When I think about oatmeal, I remember my grandfather, Pa. Because I spent the first 12 years of my life living with him. I remember his breakfasts included oatmeal cooked with coconut milk and sweetened with brown cane sugar (homemade) or condensed milk.
As much as I miss Pa, I don’t miss the sickly sweetness of his oatmeal. Lol
Some people make their oatmeal savory. If that’s the way you grew up, you may not like it sweet. But there’s some middle ground that can boost the health value of oatmeal while exciting your taste buds.
Oatmeal is perfect for busy moms because it’s fast and hearty. It’s high in fiber and will help keep you full. It’s easy on the budget and packs in a lot of nutrition. Plus, it can be customized in a million ways!
As Fall approaches I’m wanting more than a cup of coffee for breakfast. But what to eat when you don’t have a lot of time? How do you get everyone on their way out the door without them missing breakfast?
As a mom myself, I know that you’re always trying to find shortcuts and healthy options when preparing breakfast for your kids. It’s hard to find the time to make a meal from scratch every morning. We’ve all been there.
But imagine a bowl full of soft, warm oatmeal with a light sprinkling of cinnamon for a little flavor but not too much. Just enough to fill your senses with delight, without overpowering the natural delicateness of the oats. That’s what I attempted to accomplish by adding these six ingredients into the mix.
Remember to start with the best quality oats.
Fruits like apples, bananas, and peaches are a great addition to a bowl of oatmeal. But you don’t have to stop there. While on a recent health retreat, I learned that you can add almost any additional ingredients to your oatmeal.
You can sprinkle and fold grated apples like granny smith into your bowl. Or you can chop and place apples on top of your oatmeal while it’s cooking. I prefer my fruit raw so it retains as much of its nutrients as possible. But your way is the best way for you.
Fresh berries such as blueberries and strawberries create a burst of sweetness that’s fresh and mouthwatering.
Ever wondered what dried cranberries taste like in your oatmeal? Give it a try! You will be pleasantly surprised. But dried cranberries are not the only dried fruits you can use to liven up your oatmeal.
Try raisins and dates. These add a healthy sweetness to oatmeal that your children will love.
Nuts are packed with healthy fats and other nutrients. I like to add maple syrup to my oatmeal if I’m eating it with walnuts. It reminds me of having pancakes without flour. I like the flavor of walnuts with maple syrup. But you can substitute any sweetener you like. Or none at all.
One of my favorite additions to my oatmeal is chia seeds and flax meal. Chia seeds are packed with Omega-3 and protein. Flax is also high in omega-3 and so much more. Adding these two seeds to your family’s oatmeal provides a healthy dose of antioxidants and Omega-3.
It’s important to note that whole flax seeds just pass through your system so best to use ground flax seeds in your recipe.
I’ve also added raw sunflower seeds. They provide a healthy crunch without any heavy or unusual taste.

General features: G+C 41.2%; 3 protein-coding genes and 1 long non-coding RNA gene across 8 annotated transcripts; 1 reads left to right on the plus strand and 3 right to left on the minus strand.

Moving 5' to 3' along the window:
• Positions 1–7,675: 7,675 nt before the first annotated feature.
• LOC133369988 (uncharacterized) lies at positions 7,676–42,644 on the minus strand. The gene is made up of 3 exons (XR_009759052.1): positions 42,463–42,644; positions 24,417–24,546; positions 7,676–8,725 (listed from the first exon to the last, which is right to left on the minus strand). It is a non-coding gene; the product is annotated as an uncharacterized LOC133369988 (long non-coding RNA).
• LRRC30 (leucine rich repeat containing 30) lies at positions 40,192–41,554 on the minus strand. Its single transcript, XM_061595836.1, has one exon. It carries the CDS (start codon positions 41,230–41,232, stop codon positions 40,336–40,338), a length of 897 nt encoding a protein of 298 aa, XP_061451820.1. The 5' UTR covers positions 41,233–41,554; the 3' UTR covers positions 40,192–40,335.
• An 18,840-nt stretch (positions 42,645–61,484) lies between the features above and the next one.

Cinnamon is a common spice used in oatmeal. But do you know you can add ground nutmeg, cardamom, and/or cloves as well? The key is to sprinkle lightly.
Experiment with these spices if you don’t already use them. Some like cloves take a bit of getting used to. But you can still get its benefits by not using too much and mixing it into your oatmeal.
If the individual spices are too powerful for you, try pumpkin spice seasoning. Uh! lol.
Milk, Cream & Oil
The place where most good oatmeal starts is with water. So I add a cup of water to about half a cup of rolled oatmeal. I let it sit for about 30 minutes. After which I bring it to boil and then turn the heat down to a simmer. I then add a plant-based milk such as almond or coconut to the mixture and let simmer until it thickens to my satisfaction.
Tip#1: A tablespoon of coconut oil makes your oatmeal more creamy.
Tip#2: Add cow’s milk or cream AFTER your oatmeal is cooked. Otherwise, the grains will be hard.
Tip #3: If you can’t eat oatmeal for any reason, try cooked quinoa instead.
You can probably think of lots more ingredients to add to your morning oatmeal. Remember also that this is a dish you can eat any time of the day.
BONUS: Overnight Oatmeal
Ever tried overnight oatmeal? Create individualized jars with these simple recipes.
Base: Place ½ cup oatmeal; 1/2 cup of plant-based milk; 1 tsp flax meal; pinch cinnamon; pinch grated nutmeg; 1 tsp coconut oil. Feel free to add a sweetener like honey or maple syrup but you don’t need it. Put in a mason jar like the ones below.
Option #1: Add sliced ripe banana. Next morning add plain Greek yogurt.
Option #2: sliced strawberries and blueberries
Option #3: grated carrot and raisins
Option #4: grated granny smith apples
Place the jar in the fridge. Remove the next morning for a ready-made breakfast. No additional prep time is needed.
If you like oatmeal or have pleasant memories of it growing up you might consider adding some of these healthy ingredients if you don’t already.
No matter your preference you will find that you want to experiment when you have the time.
Disclaimer: The information contained in this blog is for educational and informational purposes only. Please consult a healthcare professional if you have any questions about what ingredients you should eat.